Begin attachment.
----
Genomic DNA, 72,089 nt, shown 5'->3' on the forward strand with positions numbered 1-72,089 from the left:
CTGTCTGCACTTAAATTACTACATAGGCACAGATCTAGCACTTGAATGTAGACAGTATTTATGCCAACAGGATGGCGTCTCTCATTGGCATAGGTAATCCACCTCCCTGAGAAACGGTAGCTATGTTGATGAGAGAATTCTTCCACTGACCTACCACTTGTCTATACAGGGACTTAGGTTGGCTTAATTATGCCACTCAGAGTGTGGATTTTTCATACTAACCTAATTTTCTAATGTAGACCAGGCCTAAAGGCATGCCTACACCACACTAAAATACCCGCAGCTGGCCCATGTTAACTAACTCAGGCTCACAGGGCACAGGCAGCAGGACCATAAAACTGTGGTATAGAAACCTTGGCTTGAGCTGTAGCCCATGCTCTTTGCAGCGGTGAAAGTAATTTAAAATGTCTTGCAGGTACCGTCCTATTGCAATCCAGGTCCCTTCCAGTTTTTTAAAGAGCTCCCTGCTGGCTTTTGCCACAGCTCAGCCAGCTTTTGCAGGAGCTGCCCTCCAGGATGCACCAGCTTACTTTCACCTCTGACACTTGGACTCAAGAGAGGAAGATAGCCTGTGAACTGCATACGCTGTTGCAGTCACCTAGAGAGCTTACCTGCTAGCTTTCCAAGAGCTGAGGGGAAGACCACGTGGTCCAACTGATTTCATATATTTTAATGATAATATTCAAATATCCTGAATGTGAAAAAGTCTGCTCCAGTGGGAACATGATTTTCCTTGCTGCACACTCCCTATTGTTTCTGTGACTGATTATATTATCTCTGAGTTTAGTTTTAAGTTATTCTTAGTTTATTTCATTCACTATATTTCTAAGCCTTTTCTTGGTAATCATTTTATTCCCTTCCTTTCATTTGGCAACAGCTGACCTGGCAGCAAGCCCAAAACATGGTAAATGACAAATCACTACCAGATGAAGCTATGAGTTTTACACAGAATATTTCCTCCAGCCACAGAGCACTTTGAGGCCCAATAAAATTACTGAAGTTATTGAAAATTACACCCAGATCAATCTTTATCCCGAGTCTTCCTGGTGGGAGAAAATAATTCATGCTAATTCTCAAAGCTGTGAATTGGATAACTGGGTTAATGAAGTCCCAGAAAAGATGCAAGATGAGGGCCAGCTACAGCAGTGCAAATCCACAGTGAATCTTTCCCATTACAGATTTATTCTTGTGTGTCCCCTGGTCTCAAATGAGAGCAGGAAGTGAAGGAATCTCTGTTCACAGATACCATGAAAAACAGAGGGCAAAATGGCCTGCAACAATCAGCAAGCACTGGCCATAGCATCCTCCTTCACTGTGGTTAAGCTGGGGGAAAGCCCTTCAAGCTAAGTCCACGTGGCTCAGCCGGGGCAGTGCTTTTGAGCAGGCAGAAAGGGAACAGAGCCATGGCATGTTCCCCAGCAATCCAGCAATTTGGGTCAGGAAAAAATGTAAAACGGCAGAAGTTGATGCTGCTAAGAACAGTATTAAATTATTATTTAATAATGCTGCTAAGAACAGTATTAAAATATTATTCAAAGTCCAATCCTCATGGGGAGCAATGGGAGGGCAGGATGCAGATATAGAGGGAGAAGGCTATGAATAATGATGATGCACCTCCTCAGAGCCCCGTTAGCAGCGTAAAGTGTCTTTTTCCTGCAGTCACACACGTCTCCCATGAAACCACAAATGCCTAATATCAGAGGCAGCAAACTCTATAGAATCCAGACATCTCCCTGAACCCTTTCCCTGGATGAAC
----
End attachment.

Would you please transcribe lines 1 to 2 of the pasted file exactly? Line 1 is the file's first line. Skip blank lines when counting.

Genomic DNA, 72,089 nt, shown 5'->3' on the forward strand with positions numbered 1-72,089 from the left:
CTGTCTGCACTTAAATTACTACATAGGCACAGATCTAGCACTTGAATGTAGACAGTATTTATGCCAACAGGATGGCGTCTCTCATTGGCATAGGTAATCCACCTCCCTGAGAAACGGTAGCTATGTTGATGAGAGAATTCTTCCACTGACCTACCACTTGTCTATACAGGGACTTAGGTTGGCTTAATTATGCCACTCAGAGTGTGGATTTTTCATACTAACCTAATTTTCTAATGTAGACCAGGCCTAAAGGCATGCCTACACCACACTAAAATACCCGCAGCTGGCCCATGTTAACTAACTCAGGCTCACAGGGCACAGGCAGCAGGACCATAAAACTGTGGTATAGAAACCTTGGCTTGAGCTGTAGCCCATGCTCTTTGCAGCGGTGAAAGTAATTTAAAATGTCTTGCAGGTACCGTCCTATTGCAATCCAGGTCCCTTCCAGTTTTTTAAAGAGCTCCCTGCTGGCTTTTGCCACAGCTCAGCCAGCTTTTGCAGGAGCTGCCCTCCAGGATGCACCAGCTTACTTTCACCTCTGACACTTGGACTCAAGAGAGGAAGATAGCCTGTGAACTGCATACGCTGTTGCAGTCACCTAGAGAGCTTACCTGCTAGCTTTCCAAGAGCTGAGGGGAAGACCACGTGGTCCAACTGATTTCATATATTTTAATGATAATATTCAAATATCCTGAATGTGAAAAAGTCTGCTCCAGTGGGAACATGATTTTCCTTGCTGCACACTCCCTATTGTTTCTGTGACTGATTATATTATCTCTGAGTTTAGTTTTAAGTTATTCTTAGTTTATTTCATTCACTATATTTCTAAGCCTTTTCTTGGTAATCATTTTATTCCCTTCCTTTCATTTGGCAACAGCTGACCTGGCAGCAAGCCCAAAACATGGTAAATGACAAATCACTACCAGATGAAGCTATGAGTTTTACACAGAATATTTCCTCCAGCCACAGAGCACTTTGAGGCCCAATAAAATTACTGAAGTTATTGAAAATTACACCCAGATCAATCTTTATCCCGAGTCTTCCTGGTGGGAGAAAATAATTCATGCTAATTCTCAAAGCTGTGAATTGGATAACTGGGTTAATGAAGTCCCAGAAAAGATGCAAGATGAGGGCCAGCTACAGCAGTGCAAATCCACAGTGAATCTTTCCCATTACAGATTTATTCTTGTGTGTCCCCTGGTCTCAAATGAGAGCAGGAAGTGAAGGAATCTCTGTTCACAGATACCATGAAAAACAGAGGGCAAAATGGCCTGCAACAATCAGCAAGCACTGGCCATAGCATCCTCCTTCACTGTGGTTAAGCTGGGGGAAAGCCCTTCAAGCTAAGTCCACGTGGCTCAGCCGGGGCAGTGCTTTTGAGCAGGCAGAAAGGGAACAGAGCCATGGCATGTTCCCCAGCAATCCAGCAATTTGGGTCAGGAAAAAATGTAAAACGGCAGAAGTTGATGCTGCTAAGAACAGTATTAAATTATTATTTAATAATGCTGCTAAGAACAGTATTAAAATATTATTCAAAGTCCAATCCTCATGGGGAGCAATGGGAGGGCAGGATGCAGATATAGAGGGAGAAGGCTATGAATAATGATGATGCACCTCCTCAGAGCCCCGTTAGCAGCGTAAAGTGTCTTTTTCCTGCAGTCACACACGTCTCCCATGAAACCACAAATGCCTAATATCAGAGGCAGCAAACTCTATAGAATCCAGACATCTCCCTGAACCCTTTCCCTGGATGAAC